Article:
All entries for October 2010

October 28, 2010

'Deserving' or 'undeserving' poor?

Writing about web page


Arguments over whether recipients of state aid or charity are 'deserving' of assistance (or are in fact exploiting the system) have been raging since at least the 1601 Act for the Relief of the Poor. This week's document is a mock application form for charitable relief from the Whitehall Charity Organisation Committee, filled in on behalf of Jesus Christ by Father Charles Marson in 1886. Marson was a Catholic priest and had served as a curate in the East End of London. Through the form, he satirises the Charity Organisation Committee's methods of assessing charitable cases according to their perceived worthiness, rather than purely by their financial need.

The application form is included in the Modern Records Centre resources for the History module 'The Victorian City'. The website also includes examples of the opposing point of view - notably extracts from a speech by Rev. E. Gurdon, Rector of St Anne's, Limehouse, to a meeting of the Council of the London Charity Organisation Society, in which he complains that "careless and indisciminate relief" has resulted in the replacement of the independent East-Ender with a "professional whiner and loafing cadger".

Click on the 'thumbnail' for a larger image.

October 21, 2010

Cuts: so what's new?

Anti-cuts handbill

"We must combine the support of all sections of the community if the present disastrous course of Government policy is to be reversed."

Here is an illustration of  the fact that the cuts in public expenditure which were recently outlined in the Government's Comprehensive Spending Review, and the opposition which they have aroused, are just the latest manifestations of a recurring theme in British political history. 

This punchy handbill is one of a number of items collected at a national lobby of Parliament held on on 17 November 1976.  It forms part of the Modern Record Centre's extensive miscellaneous series of political ephemera.  The cuts were the price demanded by the International Monetary Fund for the large loan which the Labour Government had sought in order to address the country's economic difficulties.  As in 2010, one of the main arguments made against such cuts was that a contraction of the public sector would have a damaging knock-on effect on the wider economy.  The role of the money markets was also a controversial issue then as now.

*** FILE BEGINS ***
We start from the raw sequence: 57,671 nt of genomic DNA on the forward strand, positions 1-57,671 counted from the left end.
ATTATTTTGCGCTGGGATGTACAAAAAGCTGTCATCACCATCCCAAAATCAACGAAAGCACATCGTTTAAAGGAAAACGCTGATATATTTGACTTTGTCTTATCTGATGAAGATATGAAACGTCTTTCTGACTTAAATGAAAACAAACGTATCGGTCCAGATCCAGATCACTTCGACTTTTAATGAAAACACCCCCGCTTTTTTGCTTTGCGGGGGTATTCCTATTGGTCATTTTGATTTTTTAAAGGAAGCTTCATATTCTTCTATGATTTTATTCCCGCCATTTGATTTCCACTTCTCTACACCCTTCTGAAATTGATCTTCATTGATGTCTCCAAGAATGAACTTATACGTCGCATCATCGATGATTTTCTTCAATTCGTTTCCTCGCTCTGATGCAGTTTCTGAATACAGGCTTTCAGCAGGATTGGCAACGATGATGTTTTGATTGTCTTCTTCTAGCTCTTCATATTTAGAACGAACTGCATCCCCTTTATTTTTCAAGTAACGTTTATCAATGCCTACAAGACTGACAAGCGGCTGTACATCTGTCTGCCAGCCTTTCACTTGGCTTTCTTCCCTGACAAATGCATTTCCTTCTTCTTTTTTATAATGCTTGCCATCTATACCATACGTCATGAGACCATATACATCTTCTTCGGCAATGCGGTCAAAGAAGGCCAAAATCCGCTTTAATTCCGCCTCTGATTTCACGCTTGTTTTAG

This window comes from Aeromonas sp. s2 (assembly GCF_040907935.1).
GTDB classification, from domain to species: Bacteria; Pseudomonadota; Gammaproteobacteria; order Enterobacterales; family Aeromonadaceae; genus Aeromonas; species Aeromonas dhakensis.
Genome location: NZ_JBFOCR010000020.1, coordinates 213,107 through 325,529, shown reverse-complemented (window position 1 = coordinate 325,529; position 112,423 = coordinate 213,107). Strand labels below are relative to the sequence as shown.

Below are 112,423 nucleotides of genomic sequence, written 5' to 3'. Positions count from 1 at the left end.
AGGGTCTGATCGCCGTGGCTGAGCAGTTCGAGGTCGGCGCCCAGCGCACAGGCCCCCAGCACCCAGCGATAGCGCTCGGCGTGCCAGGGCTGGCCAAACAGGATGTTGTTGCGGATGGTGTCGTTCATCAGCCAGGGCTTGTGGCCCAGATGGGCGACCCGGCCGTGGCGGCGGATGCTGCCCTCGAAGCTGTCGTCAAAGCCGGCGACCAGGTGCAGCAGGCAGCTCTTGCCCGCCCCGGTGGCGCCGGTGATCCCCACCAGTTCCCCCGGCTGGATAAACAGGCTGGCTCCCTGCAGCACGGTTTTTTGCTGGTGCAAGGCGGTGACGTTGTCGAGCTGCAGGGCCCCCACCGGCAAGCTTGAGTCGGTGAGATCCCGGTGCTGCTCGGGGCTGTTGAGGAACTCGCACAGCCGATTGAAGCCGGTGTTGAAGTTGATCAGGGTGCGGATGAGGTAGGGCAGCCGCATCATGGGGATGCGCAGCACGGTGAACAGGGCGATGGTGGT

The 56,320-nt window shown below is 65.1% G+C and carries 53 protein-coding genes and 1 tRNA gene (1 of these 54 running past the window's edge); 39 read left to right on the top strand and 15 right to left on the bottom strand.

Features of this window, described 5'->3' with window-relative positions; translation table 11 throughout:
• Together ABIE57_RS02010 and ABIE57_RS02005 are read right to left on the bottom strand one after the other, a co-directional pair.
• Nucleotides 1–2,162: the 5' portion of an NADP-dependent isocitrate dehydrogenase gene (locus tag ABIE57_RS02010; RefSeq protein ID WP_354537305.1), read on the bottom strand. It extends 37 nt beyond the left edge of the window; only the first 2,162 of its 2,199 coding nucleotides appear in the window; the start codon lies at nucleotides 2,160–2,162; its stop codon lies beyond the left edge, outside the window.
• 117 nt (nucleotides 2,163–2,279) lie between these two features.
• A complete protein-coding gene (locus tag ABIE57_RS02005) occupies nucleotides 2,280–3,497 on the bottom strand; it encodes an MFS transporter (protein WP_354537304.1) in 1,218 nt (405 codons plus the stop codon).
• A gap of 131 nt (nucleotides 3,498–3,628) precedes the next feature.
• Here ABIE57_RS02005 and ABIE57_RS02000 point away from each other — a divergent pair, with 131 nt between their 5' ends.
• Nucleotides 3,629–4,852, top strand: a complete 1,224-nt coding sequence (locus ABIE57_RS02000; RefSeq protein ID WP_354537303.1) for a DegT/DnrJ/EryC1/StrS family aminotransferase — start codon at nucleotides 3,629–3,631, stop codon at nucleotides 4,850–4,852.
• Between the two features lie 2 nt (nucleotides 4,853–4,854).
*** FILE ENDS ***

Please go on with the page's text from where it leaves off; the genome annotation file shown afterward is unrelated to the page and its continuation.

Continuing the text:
On the other side of the handbill the remedies proposed by the Trades Union Congress that September are summarised.  They included selective import controls, the tightening of exchange control regulations to limit speculative movements of capital, the encouragement of manufacturing investment by increased public expenditure through the National Enterprise Board, increases in taxation on higher earners, and the extension of public ownership, including the banks and key financial institutions.

Document reference: MSS.21/880((link to on-line catalogue)

Click on the 'thumbnail' for a larger image.

October 14, 2010

Grants vs. loans: The debate over H.E. funding

aaaThe publication of Lord Browne's report has meant that university funding is again in the news, particularly its recommendation that there should be a large increase in the cap on student fees (and by implication an increase in fees).

Arguments over the amount that students should pay for a university education have been rumbling on for decades. The leaflet on the left dates from 1987, when students still received government maintenance grants and didn't have to pay undergraduate tuition fees. It objects to the proposed introduction of student loans and reduction of student grants by the Conservative Government of Mrs Thatcher (described as the "privatisation of our education"), and was produced by Watford and Cassio Student Union and Watford Labour Party Young Socialists (linked with the Militant Tendency).

This is one of several documents relating to post-war Higher Education included in the online resources for the module 'The Sociology of Education'.